Name and Age: John Quackenbush, 51
Location: Cambridge, Massachusetts
What he does: In the past six years, the cost of sequencing a human genome has gone from $10 million a person to $3,000, making genomic data an accessible health-care tool for everyday use. “We are sitting at a point in time where we are facing an exponential growth in the amount of genomic data. The challenge is no longer generating the information, but managing it and interpreting it,” Quackenbush says.
Genomic data can be especially valuable to people battling serious diseases, such as cancer, because it can provide information on what drugs will be most effective and even the right dose. In response to the need, Quakenbush founded GenoSpace, which created a secure data store to capture the data. The data store targets researchers, doctors and patients and also includes a suite of tools that allows users to access and explore the data.
How he got started: While working at the Dana-Farber Cancer Institute, Quakenbush was approached by researchers running a clinical trial who wanted to access both patient and genomic data, but the information wasn’t easily accessible or in a useful format. After investigating several different solutions, Quakenbush recognized that genomic data was fundamentally different from any other type of data and a new approach was needed. “We decided to launch a company outside of the hospital environment and build a new type of data store specifically for genomic information based on scalable Internet technology.”
Why he’s a game changer: "We have recognized that the revolution in science is being driven by only one thing—access to data and information,” Quackenbush says. “At GenoSpace, we have positioned ourselves to be digital architects of genomic medicine. We also recognize that there are different people who need access to this data, each with different needs. We are packaging and delivering the data so we can positively influence the way that patients are treated and diseases are managed.”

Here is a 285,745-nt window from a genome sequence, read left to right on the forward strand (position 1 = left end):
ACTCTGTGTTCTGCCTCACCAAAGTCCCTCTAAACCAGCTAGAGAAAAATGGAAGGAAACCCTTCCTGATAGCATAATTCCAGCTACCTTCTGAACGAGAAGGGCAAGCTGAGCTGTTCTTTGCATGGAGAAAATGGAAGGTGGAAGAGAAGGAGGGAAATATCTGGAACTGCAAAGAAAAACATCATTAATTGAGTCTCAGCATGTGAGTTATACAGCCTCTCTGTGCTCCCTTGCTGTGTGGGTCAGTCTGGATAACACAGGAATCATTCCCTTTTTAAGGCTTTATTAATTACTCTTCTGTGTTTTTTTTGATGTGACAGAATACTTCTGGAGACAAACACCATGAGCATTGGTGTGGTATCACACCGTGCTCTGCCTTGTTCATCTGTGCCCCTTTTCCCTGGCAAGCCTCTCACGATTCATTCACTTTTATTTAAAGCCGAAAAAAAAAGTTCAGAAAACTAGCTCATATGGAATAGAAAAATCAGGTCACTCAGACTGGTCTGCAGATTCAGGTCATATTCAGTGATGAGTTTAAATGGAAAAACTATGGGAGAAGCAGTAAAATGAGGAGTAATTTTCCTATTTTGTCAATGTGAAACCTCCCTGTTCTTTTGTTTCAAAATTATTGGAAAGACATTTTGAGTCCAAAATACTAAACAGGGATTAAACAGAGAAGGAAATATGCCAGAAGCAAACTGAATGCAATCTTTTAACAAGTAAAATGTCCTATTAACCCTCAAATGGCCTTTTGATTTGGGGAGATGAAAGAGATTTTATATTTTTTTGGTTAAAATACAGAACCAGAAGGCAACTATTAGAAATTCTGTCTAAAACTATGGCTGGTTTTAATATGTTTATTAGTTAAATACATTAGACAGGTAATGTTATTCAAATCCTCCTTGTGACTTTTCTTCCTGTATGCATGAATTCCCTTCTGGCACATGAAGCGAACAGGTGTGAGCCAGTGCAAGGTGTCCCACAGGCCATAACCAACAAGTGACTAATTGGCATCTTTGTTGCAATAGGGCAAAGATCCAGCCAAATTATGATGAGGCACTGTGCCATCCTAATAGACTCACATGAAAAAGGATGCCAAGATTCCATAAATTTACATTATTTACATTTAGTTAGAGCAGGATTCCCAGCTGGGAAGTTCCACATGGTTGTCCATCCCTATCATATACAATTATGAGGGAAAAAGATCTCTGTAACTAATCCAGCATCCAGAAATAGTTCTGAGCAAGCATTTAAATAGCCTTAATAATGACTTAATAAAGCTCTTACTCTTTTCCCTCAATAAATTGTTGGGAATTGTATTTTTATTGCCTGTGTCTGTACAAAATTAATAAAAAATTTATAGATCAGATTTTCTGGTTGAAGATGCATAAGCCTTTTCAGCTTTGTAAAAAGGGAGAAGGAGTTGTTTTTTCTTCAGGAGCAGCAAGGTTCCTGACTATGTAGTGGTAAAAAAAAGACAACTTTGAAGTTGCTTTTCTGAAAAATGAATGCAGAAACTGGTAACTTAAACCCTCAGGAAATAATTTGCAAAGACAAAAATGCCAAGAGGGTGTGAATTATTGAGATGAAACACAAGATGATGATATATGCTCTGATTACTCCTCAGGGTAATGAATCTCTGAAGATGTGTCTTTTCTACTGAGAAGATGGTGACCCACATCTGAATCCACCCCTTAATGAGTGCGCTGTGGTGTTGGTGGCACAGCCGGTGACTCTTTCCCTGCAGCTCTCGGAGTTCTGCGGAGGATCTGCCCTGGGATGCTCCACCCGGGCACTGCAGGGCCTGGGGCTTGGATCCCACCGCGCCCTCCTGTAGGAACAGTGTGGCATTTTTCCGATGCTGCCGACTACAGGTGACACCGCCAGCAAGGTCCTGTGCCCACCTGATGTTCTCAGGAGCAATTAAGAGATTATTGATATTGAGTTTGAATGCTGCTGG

His best advice to other entrepreneurs: “One of the things that we learned in building our company is sometimes you need to just do it. You can spend a lot of time talking with people to present your vision and trying to raise money, but nothing communicates your vision to people better than actually acting on your ideas. We spent over a year trying to raise money, but once we acted on our vision, we realized we no longer had to spend time convincing people we could accomplish our goal."
What’s next: GenoSpace is currently working with the Multiple Myeloma Research Foundation to create a patient community gateway that will allow patients to get information about their data, drug choices and their disease. “We want to make patients part of this ecosystem that increases their feeling that they are part of the entire process and can actively participate in their care and treatment,” Quackenbush says. The company is also working with a major pathology company to help deliver personalized medicine by creating customized physicians reports with actionable information to doctors.
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Jennifer Goforth Gregory is a journalist with over 17 years professional writing experience. She specializes in business writing, hospitality, technology and personal finance. Jennifer has a Masters degree in Technical Writing and worked as a software/technology technical writer at companies such as IBM and Arthur Anderson.
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